12 Daylight Savings Time begins for affected areas.
14 Antares 1.6 deg. S. of Moon.
16 Mars at eastern quadrature.
Neptune in conjunction with the Sun.
17 Mercury at superior conjunction.
19 Saturn 4.0 deg. N. of Moon.
Moon at perigee.
20 Equinox, Spring begins in the northern hemisphere.
22 Jupiter 0.5 deg. N. of Moon occultation from parts of Easternmost Polynesia, Galapagos Islands, N half of South America, S. Central America, and S.E. Caribbean.
24 Venus 0.1 deg. N. of Moon occultation from S. and E. Africa, Madagascar, S. and E. Arabian Pennisula, Pakistan, S. half of Asia, and Phillipines.
25 Uranus 1.5 deg. S. of Moon.
26 Moon 1.9 deg. S of M-45, the Pleiades star cluster.
28 Mars 2 deg. S. of Moon.
30 Mars 1.2 deg. N. of M-35.
Alpha Geminorum, Pollux, 1.6 deg. N. of Moon.
31 Moon at apogee.
Venus 1.3 deg N. of Uranus, not visible in N. America.
Mercury at perihelion.

Lunar Almanac for March 2023

Phases of the Moon Phase and Date(s) Best viewed before local midnight
new moon New
Deep Space Objects
first quarter moon 1st. Qtr
Planets & Moon
full moon Full
last quarter moon Last Qtr
Deep Space & Planets

Topic of the month: Leo

Finder chart for Leo sky

Leo is an ancient constellation, identified as a lion by the ancient Babylonians. It contains the prominent asterism known as "The Sickle" that is thought to resemble a lion's mane. The ancient astrologers noted that the sun remained in this constellation during the height of the summer. Perhaps this is why the lion has long been associated with the sun. Today Leo is thought to be a Spring constellation in the northern hemisphere and is called, a sure sign of Spring to some.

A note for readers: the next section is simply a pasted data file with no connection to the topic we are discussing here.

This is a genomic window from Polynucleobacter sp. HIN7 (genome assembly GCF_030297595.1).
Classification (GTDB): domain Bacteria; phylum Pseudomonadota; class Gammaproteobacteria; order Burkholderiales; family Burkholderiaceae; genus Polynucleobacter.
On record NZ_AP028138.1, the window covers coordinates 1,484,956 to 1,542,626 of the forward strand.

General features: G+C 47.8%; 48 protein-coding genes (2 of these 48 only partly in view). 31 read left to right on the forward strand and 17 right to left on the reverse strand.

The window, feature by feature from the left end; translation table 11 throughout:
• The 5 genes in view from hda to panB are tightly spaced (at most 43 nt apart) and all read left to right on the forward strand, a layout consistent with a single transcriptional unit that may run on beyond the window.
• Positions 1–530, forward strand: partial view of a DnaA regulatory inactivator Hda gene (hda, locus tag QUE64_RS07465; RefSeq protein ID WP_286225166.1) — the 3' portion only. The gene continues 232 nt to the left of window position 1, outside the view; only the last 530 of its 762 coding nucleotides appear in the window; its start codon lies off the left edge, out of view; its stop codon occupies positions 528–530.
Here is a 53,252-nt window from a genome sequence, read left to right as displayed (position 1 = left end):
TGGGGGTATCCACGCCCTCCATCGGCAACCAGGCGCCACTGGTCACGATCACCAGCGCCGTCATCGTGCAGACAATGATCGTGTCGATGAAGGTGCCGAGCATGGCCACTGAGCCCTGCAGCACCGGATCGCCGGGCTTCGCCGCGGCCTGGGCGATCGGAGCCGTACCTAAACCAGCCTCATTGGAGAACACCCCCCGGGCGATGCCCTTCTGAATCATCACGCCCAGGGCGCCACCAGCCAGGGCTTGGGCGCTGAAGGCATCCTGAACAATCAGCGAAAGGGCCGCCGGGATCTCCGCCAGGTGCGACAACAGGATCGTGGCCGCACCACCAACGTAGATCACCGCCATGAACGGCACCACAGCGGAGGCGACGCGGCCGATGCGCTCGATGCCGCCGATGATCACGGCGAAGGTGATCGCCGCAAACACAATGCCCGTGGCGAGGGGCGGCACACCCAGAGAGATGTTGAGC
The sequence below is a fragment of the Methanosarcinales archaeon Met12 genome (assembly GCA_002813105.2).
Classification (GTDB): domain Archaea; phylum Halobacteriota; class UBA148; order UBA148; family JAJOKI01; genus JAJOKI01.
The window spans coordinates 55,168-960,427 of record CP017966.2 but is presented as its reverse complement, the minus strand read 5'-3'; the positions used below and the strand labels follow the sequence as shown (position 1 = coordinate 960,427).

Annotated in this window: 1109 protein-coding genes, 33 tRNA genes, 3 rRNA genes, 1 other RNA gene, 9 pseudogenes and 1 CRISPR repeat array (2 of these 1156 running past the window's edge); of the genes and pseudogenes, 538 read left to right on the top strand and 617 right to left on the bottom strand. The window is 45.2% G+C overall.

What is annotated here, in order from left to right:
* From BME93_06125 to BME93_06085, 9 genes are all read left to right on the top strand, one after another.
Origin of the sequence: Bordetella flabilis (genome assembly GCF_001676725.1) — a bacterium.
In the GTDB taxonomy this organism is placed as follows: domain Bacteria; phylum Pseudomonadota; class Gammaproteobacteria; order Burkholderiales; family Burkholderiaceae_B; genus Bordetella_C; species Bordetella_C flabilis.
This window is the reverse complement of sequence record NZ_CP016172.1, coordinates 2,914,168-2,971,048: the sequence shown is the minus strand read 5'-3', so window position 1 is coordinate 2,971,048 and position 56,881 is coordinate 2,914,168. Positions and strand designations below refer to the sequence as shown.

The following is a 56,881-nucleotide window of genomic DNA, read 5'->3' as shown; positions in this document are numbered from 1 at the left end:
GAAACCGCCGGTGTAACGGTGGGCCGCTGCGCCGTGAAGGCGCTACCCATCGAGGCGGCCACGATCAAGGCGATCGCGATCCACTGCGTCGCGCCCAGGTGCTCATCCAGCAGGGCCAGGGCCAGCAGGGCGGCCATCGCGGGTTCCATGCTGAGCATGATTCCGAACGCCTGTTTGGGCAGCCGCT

Leo is a treat for galaxy hunters. It contains two close pairs, bright enough to be "M" objects. M65 and M66 can be found between Theta and Iota Leonis, near this pair is the larger but fainter galaxy NGC 3628. M95 and M96 are about 9 degrees east of Regulus, a third galaxy M105 is nearby. Leo also contains two dwarf galaxies that are members of our Local Group of galaxies, but these are too dim to be seen with amateur equipment. Another galaxy for the small instrument is NGC 2903 that is located below Lambda Leonis.

Leo also swarms with interesting stars, including a nearby red dwarf which is the third closest star to Earth. This star is called, "Wolf 359 " and is shining at magnitude 13.5. Double stars include Gamma Leonis, a pair of yellow giants, and Iota Leonis, which may require larger apertures. R Leonis is a variable of the Mira type, its magnitude fluctuates from 5.4 (visible naked eye) to 10.5 every 313 days. R Leonis is a red giant and may appear quite red at maximum.

The constellation is so fascinating that we wrote a deeper article about Leo that you may find in the April 2019 issue of What's Up, the source of the finder image in this issue.

--See You Under the Stars!
Astra for Astra's Almanac

This installment of "What's Up?" is ©2023 by Dawn Jenkins for Astra's Stargate. View Ron Leeseburg's Farewell Issue for information on where to find information such as is presented in this almanac.